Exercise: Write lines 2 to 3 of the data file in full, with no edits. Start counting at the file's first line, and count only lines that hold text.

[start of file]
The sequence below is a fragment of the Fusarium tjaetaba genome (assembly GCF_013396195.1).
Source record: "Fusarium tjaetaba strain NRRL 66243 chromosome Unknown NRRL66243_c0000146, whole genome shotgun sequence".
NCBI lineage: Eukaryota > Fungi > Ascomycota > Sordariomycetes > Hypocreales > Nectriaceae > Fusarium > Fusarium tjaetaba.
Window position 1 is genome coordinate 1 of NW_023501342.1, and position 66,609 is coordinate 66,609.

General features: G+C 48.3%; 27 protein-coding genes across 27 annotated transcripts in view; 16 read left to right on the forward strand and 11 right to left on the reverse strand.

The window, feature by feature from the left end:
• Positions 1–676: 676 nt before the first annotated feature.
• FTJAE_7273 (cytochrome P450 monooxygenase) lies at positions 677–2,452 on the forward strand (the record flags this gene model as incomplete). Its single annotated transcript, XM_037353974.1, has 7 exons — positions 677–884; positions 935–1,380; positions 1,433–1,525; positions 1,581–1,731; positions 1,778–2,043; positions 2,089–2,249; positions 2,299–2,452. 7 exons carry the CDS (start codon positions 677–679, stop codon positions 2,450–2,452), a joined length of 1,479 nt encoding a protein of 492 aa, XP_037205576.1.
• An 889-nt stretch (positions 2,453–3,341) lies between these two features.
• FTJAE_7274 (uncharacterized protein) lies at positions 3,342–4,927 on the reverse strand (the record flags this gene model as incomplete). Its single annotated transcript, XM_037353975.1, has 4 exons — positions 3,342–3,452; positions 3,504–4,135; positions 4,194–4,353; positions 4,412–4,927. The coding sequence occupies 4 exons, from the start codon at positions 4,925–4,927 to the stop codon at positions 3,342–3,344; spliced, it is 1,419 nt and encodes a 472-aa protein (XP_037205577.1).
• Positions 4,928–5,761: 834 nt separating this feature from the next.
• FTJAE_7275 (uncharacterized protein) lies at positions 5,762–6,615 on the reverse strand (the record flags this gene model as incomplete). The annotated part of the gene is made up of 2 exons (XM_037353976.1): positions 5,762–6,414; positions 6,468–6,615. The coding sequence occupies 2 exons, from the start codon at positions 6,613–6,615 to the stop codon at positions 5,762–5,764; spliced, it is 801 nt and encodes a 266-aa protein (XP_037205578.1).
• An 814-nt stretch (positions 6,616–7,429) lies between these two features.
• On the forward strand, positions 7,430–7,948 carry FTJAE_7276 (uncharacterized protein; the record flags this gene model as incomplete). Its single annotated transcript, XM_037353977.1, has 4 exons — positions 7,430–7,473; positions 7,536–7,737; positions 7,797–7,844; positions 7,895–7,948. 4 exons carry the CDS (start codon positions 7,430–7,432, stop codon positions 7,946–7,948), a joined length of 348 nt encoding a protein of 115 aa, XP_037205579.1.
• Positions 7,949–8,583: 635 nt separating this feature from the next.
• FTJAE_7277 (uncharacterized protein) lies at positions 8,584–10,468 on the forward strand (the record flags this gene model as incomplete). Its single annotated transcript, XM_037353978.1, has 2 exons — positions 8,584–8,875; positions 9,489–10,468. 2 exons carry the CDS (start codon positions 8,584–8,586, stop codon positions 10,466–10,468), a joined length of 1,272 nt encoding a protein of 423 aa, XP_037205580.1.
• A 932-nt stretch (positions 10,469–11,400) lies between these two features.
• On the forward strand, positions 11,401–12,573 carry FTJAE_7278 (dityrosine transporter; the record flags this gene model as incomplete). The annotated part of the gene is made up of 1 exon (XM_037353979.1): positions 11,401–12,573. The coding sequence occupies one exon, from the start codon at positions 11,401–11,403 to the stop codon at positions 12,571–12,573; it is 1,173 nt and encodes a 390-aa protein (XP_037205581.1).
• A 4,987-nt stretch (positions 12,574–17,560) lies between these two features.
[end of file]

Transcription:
Source record: "Fusarium tjaetaba strain NRRL 66243 chromosome Unknown NRRL66243_c0000146, whole genome shotgun sequence".
NCBI lineage: Eukaryota > Fungi > Ascomycota > Sordariomycetes > Hypocreales > Nectriaceae > Fusarium > Fusarium tjaetaba.